Freak Cake – Fatless Sponge

So it’s been a while. I started off feeling guilty about this, but quickly gave into the realisation that the reason that the mummy bloggers are able to commit so much time to their blogs is that they’ve got time in one place, as opposed to dashing about the country in trains. [PLEASE NOTE BEFORE YOU TAKE TO THE TWITTERS WITH HORROR: I am not saying Mums have shedloads of time and life is easy. I am aware that babies are bloody hard work. What I’m saying is that a mum at home with a baby is more likely to have a stable internet connection and not have a drunk guy asking “What are you looking at? Pictures of food??”  while you’re trying to write about the amazing lasagne you made at the weekend. Props to the Mummy Bloggers, you’re all amazing.]

And while I’m sure you’re all dying to read my guide to cooking in a hotel room with a kettle and a teaspoon (seriously, it’s possible), there’s only so many blog posts you can read about yet another variation on  a salad.

That said, I do want to do more than just peer at spreadsheets on trains. And I’m going to have to get super creative with my time and energy in the next year, because the Lovely One went ahead and decided to ask if I’d share his insane last name. So there’ll be a hell of a lot of “WHY IS EVERYTHING SO EXPENSIVE” going on in relation to wedding shit.

In the meantime, I’m making use of the time I have to enjoy myself which means re-watching Game of Thrones and trying out insane recipes by the likes of Merle Parrish, Masterchef Australia sensation in 2011. Seriously, look at her, the crazy-eyed loon.

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Don’t trust her. There’s INSANITY lurking beneath the surface. Also check out that icing thickness variation – methinks I’m looking at an underbaked sponge, Merle.

I’ve heard of fatless sponges, naturally. The original Victoria Sponge is meant to be made without butter and I’m obviously very keen on mastering the art of the Genoise in the fullness of time. But chucking a shitload of water into the mix and turning straight out of the pan and chucking a warm cake on the side is new on me, and I was relatively convinced it would go hideously wrong.

BUT IT DIDN’T. In fact, it was amazing. Basically, I’ve tried a whole bunch of shop-bought cakes in my time. I assumed that sugary lightness was impossible to recreate at home. Now I know differently, and it’s because of Merle. PRAISE BE UPON HER NAME.

Freaky Cherry Fatless Sponge 

serves 8 – adapted from Merle Parrish’s “Never Fail Sponge” from Merle’s Kitchen

Ingredients: 

3 eggs, separated

1 cup caster sugar

1/2 cup cold water

1 tsp vanilla essence

2 tsp baking powder

1 cup plain flour, sifted twice

1 tbsp cornflour

4 tbsp cherry jam

200 ml double cream, whipped with 1 tbsp icing sugar

 

Method:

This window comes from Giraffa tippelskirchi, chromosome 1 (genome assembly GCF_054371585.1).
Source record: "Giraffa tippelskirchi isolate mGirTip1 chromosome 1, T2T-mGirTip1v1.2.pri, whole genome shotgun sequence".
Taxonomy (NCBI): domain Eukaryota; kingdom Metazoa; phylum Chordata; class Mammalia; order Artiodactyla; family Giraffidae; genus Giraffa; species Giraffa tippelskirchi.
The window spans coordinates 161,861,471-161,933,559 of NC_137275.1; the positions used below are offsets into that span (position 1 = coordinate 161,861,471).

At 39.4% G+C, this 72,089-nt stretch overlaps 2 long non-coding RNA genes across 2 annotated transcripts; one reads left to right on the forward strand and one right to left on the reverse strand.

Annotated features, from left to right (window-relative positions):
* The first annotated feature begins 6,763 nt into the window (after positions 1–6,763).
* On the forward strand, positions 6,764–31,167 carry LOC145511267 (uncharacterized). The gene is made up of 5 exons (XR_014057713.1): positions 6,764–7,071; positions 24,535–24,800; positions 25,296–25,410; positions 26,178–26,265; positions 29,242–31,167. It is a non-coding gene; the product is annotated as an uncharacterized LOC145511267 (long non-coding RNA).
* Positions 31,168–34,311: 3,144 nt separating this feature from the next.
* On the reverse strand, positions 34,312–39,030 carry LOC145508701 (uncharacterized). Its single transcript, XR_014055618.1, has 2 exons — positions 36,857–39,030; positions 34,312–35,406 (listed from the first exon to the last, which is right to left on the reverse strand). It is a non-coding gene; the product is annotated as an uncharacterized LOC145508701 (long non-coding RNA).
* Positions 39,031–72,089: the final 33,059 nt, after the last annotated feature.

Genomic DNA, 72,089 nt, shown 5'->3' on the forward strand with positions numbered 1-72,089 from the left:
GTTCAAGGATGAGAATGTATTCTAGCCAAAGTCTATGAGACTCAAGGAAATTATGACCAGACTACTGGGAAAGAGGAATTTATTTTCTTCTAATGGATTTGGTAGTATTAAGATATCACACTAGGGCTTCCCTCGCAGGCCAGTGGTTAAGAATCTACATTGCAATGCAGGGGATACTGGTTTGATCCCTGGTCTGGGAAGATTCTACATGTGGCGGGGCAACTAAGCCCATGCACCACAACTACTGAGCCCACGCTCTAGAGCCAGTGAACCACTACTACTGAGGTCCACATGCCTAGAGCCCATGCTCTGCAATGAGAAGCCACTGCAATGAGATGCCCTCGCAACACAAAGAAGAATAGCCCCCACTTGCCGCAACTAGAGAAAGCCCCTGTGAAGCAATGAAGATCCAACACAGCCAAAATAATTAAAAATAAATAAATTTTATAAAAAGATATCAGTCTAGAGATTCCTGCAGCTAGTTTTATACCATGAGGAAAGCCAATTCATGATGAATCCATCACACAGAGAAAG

Preheat the oven to 170C (Merle specifies 180 but I find it’s way too quick for delicate cakes) and grease and line 2 shallow pans of 20cm. Don’t, I repeat, don’t just chuck this recipe in a springform and hope for the best. It will be the worst and you will waste a lot of time and energy trying to eat a soggy biscuit/cake hybrid.

Take the egg yolks, sugar, vanilla essence and the half cup of cold water and beat the CRAP out of it with an electric whisk. Merle says to whip for 10 minutes until pale and very thick, but in honesty it really won’t go thick in the way you expect. After 7 minutes whisking you’ll be all OH HELL NO MERLE THIS IS NOT WORKING and it won’t really feel heavy on the whisk in the way you think it should, but you’ll beat for another 4 minutes and hope for the best. The amount of water means it will be light and voluminous and crazy airy but not really thick, it certainly won’t be ribbon-state when you trail the mixture over the surface. It will sort of look like angel delight, very bubbly and light, but runny. WEIRD STUFF YO.

Clean the beaters and whip up the egg white with the baking powder to stiffish peaks. You must work quickly so ensure you know where everything is. Sift the flour and cornflour over the surface of the egg yolk mixture and fold it in, then fold in the egg white/powder firmly but gently.

Pour into the prepared pans and put into the oven, and make sure you don’t open the oven again. You very much need to let this mother sort itself out. The mix will look rather runnier than you want and you’ll think there isn’t enough in the pan, which will be awfully unsettling. Set the timer for 20 minutes and sit back. Magic will happen.

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MAGIC HAPPENING

After 20 – 25 minutes or so the cakes will look something like this and be airy as anything. A light touch will suffice to check if they’re done, a little springiness is what you’re looking for.

Now, take a clean tea towel and lay it on a rack, then run a knife round the outside of the pans and turn the cakes gently straight out onto the tea towel. Carefully peel off the paper,  watching for steaminess as you do so. Miraculously the cakes didn’t collapse into nothingness at this stage, as I was fully expecting. What kind of witchcraft is this, Merle?!

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Fill with cherry jam and cream and sift icing sugar over the top. Enjoy the lightest, fluffiness thing you ever put in your mouth. God damn, it’s good.

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